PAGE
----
The Arbor + Reverie project proposed for Elmwood Avenue is now just Reverie.
Ciminelli Real Estate Corp. has decided to focus on gaining approval for a four-story building that would be built north of Potomac Avenue. The company is withdrawing the more controversial part of the project at the corner of Elmwood and Bidwell Parkway, said developer Paul Ciminelli.
"We are going to focus on separating the two projects," Ciminelli said Wednesday. "We have refined our approach, and that's how we're going to be focused from this point on."
The project has sparked concern and mounting opposition in Elmwood Village over its size and scale.
Reverie calls for a four-story, brick and stone building, with a courtyard, that would extend past Ashker's on Elmwood coffee shop to the first three houses after the former J.P. Bullfeathers, with the last one fronted by the Gutter Pop comics shop.
Ciminelli plans 51 units for the Reverie site, with properties on Potomac and Ashland Avenue adding a dozen more. There would be 129 indoor parking spaces on two levels and four retail spaces.
The Arbor project stood almost five stories high, and would have added 34 more residential units, along with more retail space and 14 additional parking spaces.
The Reverie project would require a height variance, since it would be nine feet taller than the three-story height restriction in the new Green Code. Another variance would be needed for the courtyard designed to break up the mass of the building but not meeting the new code's zero setback requirement.
Company attorney Adam Walters said demolition permit applications for two structures off of Elmwood – part of the Bidwell project – are being withdrawn. The company still wants a demolition permit for the building on Ashland, but it would not be demolished unless a site plan is approved, Walters said.
"There are no plans to do any demolitions before the Green Code gets adopted, and before the site plan is approved," Walters said.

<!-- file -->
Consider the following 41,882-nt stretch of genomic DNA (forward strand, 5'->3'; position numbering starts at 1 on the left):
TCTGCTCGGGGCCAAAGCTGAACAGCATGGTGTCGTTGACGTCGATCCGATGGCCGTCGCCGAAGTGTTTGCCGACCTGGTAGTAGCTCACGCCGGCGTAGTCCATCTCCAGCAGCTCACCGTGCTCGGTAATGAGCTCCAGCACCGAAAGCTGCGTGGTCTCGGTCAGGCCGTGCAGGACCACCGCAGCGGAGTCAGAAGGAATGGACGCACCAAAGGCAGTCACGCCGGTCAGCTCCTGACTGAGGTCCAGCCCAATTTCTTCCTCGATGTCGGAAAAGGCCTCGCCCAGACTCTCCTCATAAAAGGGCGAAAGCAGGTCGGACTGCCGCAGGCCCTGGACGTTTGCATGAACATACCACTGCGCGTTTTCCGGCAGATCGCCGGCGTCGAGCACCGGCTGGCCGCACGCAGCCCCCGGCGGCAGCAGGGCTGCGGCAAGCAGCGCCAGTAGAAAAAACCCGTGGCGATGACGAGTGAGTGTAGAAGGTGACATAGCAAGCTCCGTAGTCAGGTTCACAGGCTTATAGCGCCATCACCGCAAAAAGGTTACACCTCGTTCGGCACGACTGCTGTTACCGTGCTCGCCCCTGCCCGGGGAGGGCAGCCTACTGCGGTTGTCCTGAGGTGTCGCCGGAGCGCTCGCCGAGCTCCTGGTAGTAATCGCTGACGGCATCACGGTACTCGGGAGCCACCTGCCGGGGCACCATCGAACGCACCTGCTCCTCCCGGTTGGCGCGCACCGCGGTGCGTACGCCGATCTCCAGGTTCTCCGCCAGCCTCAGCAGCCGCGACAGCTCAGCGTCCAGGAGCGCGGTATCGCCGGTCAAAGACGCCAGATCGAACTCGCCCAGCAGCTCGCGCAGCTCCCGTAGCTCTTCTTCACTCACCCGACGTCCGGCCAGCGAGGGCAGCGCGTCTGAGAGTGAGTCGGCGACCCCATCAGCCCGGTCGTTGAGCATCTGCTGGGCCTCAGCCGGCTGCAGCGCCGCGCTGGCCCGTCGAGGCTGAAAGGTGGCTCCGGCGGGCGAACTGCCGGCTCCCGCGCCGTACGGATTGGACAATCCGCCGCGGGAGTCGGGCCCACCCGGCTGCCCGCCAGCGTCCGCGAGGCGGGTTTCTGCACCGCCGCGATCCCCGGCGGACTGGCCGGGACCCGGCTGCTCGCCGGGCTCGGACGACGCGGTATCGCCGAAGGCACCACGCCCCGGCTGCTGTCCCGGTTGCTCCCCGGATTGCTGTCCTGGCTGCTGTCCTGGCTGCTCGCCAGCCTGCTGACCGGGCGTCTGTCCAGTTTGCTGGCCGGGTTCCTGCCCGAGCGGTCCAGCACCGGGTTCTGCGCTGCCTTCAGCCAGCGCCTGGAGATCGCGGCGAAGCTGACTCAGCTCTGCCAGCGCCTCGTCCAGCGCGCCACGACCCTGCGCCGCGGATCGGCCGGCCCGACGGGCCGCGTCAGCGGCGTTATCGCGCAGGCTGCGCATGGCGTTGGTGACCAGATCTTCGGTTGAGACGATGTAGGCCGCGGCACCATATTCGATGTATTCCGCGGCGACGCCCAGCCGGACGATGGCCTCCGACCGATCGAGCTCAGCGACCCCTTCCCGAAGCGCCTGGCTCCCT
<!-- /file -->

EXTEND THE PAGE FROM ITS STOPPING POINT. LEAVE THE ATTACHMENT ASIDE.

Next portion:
It remains to be seen how Elmwood Village residents will receive the revised proposal. But Delaware Council Member Joel Feroleto, informed of the change by the developer before Thursday's announcement, said he thought the concentration on Reverie is a step forward.
"I think their plan to withdraw the application for Arbor will be welcomed by the community," Feroleto said. "Reverie is not as controversial as the Arbor building. The majority of comments I have received have been about Elmwood and Bidwell, specifically."
Ciminelli said he regretted recent combative statements made by his company representatives. The company for more than a year has tried to build goodwill, he said. The comments were a result of "passionate" company representatives who got caught up in the moment, he said.
At a Jan. 12 Buffalo Preservation Board meeting, attorney John G. Schmidt Jr. made comments interpreted by some as a veiled threat to sue to prevent the existing buildings from becoming local landmarks.
"It's pretty uncharacteristic of how we operate and collaborate with the community," Ciminelli said. "We're not a litigious company by any means. We recognize the fact the community is an integral part in terms of being a stakeholder, so we apologize for that."
By focusing on the project north of Potomac, Ciminelli said the company will be able to see how fast Reverie fills up with residential and retail, and at what rates before making any decisions on Arbor. It will also allow more time, he said, to revisit and refine the Arbor proposal.
Walters suggested the public would like Reverie if it's approved, saying it would contribute to Elmwood's vitality by adding residents, retail and parking. He said that could affect how people approached future plans for Bidwell.
"Elmwood and Bidwell is considered by many to be an iconic corner, and certainly by us," Walters said. "This decision gives more time to cool things down, and for people to work together."